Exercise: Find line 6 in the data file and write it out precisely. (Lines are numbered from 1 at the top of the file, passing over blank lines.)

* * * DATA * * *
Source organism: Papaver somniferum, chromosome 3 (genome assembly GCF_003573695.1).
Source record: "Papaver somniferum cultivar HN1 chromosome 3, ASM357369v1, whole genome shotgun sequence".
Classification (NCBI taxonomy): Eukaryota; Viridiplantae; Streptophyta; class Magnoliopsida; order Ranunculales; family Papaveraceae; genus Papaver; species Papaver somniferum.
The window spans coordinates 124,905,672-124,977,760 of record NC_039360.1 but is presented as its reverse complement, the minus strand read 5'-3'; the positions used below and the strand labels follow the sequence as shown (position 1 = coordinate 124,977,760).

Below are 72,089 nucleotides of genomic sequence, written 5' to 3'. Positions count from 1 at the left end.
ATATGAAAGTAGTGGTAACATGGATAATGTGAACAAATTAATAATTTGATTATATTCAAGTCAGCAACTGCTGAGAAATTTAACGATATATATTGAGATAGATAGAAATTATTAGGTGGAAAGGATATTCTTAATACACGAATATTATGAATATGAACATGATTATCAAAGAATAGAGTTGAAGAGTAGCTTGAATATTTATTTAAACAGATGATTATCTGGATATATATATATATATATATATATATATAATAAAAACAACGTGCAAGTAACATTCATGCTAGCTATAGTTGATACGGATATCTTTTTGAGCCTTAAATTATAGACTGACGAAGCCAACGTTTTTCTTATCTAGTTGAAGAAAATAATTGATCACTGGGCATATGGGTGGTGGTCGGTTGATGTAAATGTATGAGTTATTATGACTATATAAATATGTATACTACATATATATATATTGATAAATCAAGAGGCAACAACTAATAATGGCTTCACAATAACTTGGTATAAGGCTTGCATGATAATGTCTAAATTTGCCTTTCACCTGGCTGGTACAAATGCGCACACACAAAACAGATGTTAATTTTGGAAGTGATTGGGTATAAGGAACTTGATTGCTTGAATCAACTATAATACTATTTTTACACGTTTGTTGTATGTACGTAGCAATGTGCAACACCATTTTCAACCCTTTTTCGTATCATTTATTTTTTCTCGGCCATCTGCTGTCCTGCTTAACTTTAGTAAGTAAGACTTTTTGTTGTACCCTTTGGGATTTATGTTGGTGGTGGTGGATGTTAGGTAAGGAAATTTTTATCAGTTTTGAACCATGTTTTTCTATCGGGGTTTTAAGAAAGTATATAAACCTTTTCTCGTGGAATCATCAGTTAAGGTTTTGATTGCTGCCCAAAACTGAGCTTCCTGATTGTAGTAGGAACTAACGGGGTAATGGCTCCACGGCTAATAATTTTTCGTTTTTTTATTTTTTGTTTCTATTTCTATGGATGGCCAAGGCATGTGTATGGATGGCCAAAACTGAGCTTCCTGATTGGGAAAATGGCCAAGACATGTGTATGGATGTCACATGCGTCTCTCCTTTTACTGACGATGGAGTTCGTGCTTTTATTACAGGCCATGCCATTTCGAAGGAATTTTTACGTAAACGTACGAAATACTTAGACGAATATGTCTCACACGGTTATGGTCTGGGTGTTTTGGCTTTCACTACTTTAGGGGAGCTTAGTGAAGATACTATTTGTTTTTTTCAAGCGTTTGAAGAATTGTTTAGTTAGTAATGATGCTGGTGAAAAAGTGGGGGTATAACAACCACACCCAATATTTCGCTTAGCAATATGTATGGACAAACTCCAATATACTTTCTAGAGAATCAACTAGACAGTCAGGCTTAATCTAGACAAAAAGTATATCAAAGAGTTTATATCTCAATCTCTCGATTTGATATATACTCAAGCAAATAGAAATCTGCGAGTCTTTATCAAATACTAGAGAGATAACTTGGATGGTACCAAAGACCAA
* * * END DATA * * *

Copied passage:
ATATGAAAGTAGTGGTAACATGGATAATGTGAACAAATTAATAATTTGATTATATTCAAGTCAGCAACTGCTGAGAAATTTAACGATATATATTGAGATAGATAGAAATTATTAGGTGGAAAGGATATTCTTAATACACGAATATTATGAATATGAACATGATTATCAAAGAATAGAGTTGAAGAGTAGCTTGAATATTTATTTAAACAGATGATTATCTGGATATATATATATATATATATATATATATAATAAAAACAACGTGCAAGTAACATTCATGCTAGCTATAGTTGATACGGATATCTTTTTGAGCCTTAAATTATAGACTGACGAAGCCAACGTTTTTCTTATCTAGTTGAAGAAAATAATTGATCACTGGGCATATGGGTGGTGGTCGGTTGATGTAAATGTATGAGTTATTATGACTATATAAATATGTATACTACATATATATATATTGATAAATCAAGAGGCAACAACTAATAATGGCTTCACAATAACTTGGTATAAGGCTTGCATGATAATGTCTAAATTTGCCTTTCACCTGGCTGGTACAAATGCGCACACACAAAACAGATGTTAATTTTGGAAGTGATTGGGTATAAGGAACTTGATTGCTTGAATCAACTATAATACTATTTTTACACGTTTGTTGTATGTACGTAGCAATGTGCAACACCATTTTCAACCCTTTTTCGTATCATTTATTTTTTCTCGGCCATCTGCTGTCCTGCTTAACTTTAGTAAGTAAGACTTTTTGTTGTACCCTTTGGGATTTATGTTGGTGGTGGTGGATGTTAGGTAAGGAAATTTTTATCAGTTTTGAACCATGTTTTTCTATCGGGGTTTTAAGAAAGTATATAAACCTTTTCTCGTGGAATCATCAGTTAAGGTTTTGATTGCTGCCCAAAACTGAGCTTCCTGATTGTAGTAGGAACTAACGGGGTAATGGCTCCACGGCTAATAATTTTTCGTTTTTTTATTTTTTGTTTCTATTTCTATGGATGGCCAAGGCATGTGTATGGATGGCCAAAACTGAGCTTCCTGATTGGGAAAATGGCCAAGACATGTGTATGGATGTCACATGCGTCTCTCCTTTTACTGACGATGGAGTTCGTGCTTTTATTACAGGCCATGCCATTTCGAAGGAATTTTTACGTAAACGTACGAAATACTTAGACGAATATGTCTCACACGGTTATGGTCTGGGTGTTTTGGCTTTCACTACTTTAGGGGAGCTTAGTGAAGATACTATTTGTTTTTTTCAAGCGTTTGAAGAATTGTTTAGTTAGTAATGATGCTGGTGAAAAAGTGGGGGTATAACAACCACACCCAATATTTCGCTTAGCAATATGTATGGACAAACTCCAATATACTTTCTAGAGAATCAACTAGACAGTCAGGCTTAATCTAGACAAAAAGTATATCAAAGAGTTTATATCTCAATCTCTCGATTTGATATATACTCAAGCAAATAGAAATCTGCGAGTCTTTATCAAATACTAGAGAGATAACTTGGATGGTACCAAAGACCAA